Sarbanes Oxley Act 2002 Summary

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Sarbanes-Oxley Act (2002) Developed by U.S senator Paul Sarbanes and U.S representative Michael Oxley and enacted in 2002, the Sarbanes Oxley Act sought to delimit the increasing level of financial fraud. The sought enhance the accounting process by ensuring that the top management remained actively involved on an individual basis in the analysis and certification of the accuracy levels pertaining to company financial information. The Act was developed in an effort to reduce and consequently eliminate fraudulent financial activity incorporated by the accounting element in firms. The Act set up dire penalties pertaining to fraudulent financial activity, which was necessary following the Tyco International and WorldCom that led to the loss of billions in investor money as the financial scandals led to the depreciation of the share prices leading to consequent sock loss in…show more content…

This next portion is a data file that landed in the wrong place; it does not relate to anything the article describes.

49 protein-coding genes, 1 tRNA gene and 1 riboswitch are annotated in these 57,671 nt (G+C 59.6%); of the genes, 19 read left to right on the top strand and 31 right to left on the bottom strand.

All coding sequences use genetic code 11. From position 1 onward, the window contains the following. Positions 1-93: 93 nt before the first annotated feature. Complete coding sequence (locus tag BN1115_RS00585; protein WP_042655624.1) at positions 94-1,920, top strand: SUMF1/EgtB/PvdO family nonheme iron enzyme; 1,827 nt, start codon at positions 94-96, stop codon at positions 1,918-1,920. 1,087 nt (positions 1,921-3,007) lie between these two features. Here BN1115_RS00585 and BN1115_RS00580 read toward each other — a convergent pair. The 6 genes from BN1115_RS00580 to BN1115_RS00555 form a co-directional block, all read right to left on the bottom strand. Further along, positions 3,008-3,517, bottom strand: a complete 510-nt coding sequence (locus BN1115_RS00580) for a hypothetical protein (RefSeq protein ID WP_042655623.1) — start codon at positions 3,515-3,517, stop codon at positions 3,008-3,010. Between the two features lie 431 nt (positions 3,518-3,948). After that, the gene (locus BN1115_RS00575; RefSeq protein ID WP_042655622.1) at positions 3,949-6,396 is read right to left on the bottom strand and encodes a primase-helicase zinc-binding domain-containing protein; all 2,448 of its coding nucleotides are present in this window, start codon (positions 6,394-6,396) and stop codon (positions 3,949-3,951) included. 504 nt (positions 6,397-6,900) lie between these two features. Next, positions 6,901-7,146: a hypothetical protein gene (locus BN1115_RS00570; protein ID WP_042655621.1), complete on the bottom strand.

The participants include the board of directors, managers, shareholders, creditors, auditors and stakeholders (Ramadhan, 2012). It further identifies the rules and procedures incorporated in decision making within corporate issues. Incorporation of corporate governance enhances the development of a structure that seeks to enhance proper achievement of organizational objectives through identification and incorporation of social, legislative, market and environmental aspects that directly affect the corporate functions of the organization. The adoption of the Act sought to ensure that businesses adopted high operational standards necessary in influencing the adoption of effective financial procedures that meet the stakeholder interests. Therefore, the adoption of the Sarbanes-Oxley Act within U.S. firms remained instrumental in ensuring that the firm meets the financial obligations of stakeholders through the adoption of the corporate governance
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